Twanglish Lesson: Drawers

Today’s Twanglish Lesson is so common in Southern speech that, if you’ve never lived outside the South, you forget that it’s not just common English. No, it’s not about the slide-out compartments in one’s bedroom dresser. It’s about the unmentionables one keeps inside them.

Drawersnoun’s underwear; panties; an undergarment worn below the waist with an opening for each leg

Baby, does these drawers smell clean to you?

A quick search of “the Googles” reveals that this usage of “drawers” dates back to 16th century England. We at RSM are constantly fascinated by English terms and traditions that took hold in the South but were largely abandoned in the rest of the US. They are so named because they are pulled or drawn on. In fact, one result suggested that this meaning of the word actually predates the more common usage applying to furniture or cabinets.

The real fun of “drawers” is in the pronunciation. You can tell a lot about a person by the way they say it. If a woman makes a whispered reference to her “draw-ahs,” you can bet that hers cost more than the chest of drawers in which you keep your own. (If she uses this pronunciation, but speaks it loudly, you can guarantee they’re red and tiny … or possibly non-existent.)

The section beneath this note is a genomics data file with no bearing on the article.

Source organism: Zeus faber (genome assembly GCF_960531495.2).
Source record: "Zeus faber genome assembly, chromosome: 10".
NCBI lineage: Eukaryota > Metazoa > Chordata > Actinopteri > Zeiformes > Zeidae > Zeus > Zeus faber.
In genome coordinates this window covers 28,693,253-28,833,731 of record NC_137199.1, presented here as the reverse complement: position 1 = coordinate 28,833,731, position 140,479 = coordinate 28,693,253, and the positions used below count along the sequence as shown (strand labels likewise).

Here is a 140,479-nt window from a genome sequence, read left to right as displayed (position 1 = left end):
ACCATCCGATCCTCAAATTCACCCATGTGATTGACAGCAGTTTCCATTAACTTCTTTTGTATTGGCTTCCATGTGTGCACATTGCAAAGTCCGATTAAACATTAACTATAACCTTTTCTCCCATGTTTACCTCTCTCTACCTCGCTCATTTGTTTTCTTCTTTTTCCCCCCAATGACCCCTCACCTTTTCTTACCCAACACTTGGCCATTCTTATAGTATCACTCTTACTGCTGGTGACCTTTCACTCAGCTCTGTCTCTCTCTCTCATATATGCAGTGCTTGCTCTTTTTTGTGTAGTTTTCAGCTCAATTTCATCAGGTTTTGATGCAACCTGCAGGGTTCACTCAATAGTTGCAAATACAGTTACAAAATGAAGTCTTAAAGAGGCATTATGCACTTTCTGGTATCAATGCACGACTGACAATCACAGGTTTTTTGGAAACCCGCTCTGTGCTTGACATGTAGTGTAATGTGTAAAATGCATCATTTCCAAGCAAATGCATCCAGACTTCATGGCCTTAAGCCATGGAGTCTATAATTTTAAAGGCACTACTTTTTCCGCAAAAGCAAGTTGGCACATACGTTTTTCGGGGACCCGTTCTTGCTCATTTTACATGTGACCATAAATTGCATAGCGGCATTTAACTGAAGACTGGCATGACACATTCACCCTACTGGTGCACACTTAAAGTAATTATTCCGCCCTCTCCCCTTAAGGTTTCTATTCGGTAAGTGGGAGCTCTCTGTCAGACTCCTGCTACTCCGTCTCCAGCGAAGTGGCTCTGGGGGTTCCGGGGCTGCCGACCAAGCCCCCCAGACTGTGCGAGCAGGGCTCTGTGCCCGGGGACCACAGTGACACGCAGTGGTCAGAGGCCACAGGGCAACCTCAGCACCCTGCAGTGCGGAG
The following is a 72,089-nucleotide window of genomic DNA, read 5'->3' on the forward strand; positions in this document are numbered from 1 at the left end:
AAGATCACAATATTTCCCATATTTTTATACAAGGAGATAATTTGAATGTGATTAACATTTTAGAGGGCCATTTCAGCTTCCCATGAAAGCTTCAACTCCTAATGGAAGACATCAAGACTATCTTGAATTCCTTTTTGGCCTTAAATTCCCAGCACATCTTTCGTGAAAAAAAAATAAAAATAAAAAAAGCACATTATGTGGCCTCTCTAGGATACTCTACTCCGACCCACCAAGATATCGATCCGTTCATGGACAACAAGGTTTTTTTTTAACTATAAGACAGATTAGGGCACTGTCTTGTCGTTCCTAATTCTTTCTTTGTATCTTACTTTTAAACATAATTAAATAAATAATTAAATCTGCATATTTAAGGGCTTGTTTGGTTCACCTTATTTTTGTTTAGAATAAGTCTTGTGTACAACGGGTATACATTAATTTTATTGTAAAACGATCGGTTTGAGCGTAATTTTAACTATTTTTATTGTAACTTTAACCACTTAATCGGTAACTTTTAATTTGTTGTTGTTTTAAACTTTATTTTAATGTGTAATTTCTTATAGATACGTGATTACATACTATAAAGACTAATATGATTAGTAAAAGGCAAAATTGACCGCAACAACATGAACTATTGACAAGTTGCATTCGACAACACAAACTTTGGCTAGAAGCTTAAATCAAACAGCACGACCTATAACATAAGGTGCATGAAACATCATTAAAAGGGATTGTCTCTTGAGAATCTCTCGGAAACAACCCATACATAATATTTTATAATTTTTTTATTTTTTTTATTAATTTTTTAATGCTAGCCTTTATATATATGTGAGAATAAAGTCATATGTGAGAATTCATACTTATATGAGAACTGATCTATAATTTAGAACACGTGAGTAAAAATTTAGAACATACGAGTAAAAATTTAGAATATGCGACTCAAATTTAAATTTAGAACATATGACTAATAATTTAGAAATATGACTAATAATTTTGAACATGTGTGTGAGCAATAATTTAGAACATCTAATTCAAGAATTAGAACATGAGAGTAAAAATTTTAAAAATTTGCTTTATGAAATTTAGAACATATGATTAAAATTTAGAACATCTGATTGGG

A man who says “draws” probably alternately refers to them as “long handles” and considers those, his work boots and a hat as perfectly acceptable attire for a midnight run outside to the bathroom. If he says “drores,” however, you can bet that his unmentionables come in one variety: tight and white.

6 Responses to “Twanglish Lesson: Drawers”

  1. My “real southern” Bigmama (how’s that for a southern name?) called them “step-ins.”

  2. My Mamaw had a chesterdrawers not chest of drawers. 🙂

  3. Sometimes my grammaw “warshed” her drawers out in the sink. And when they were dry she put them in the chesterdrawers.

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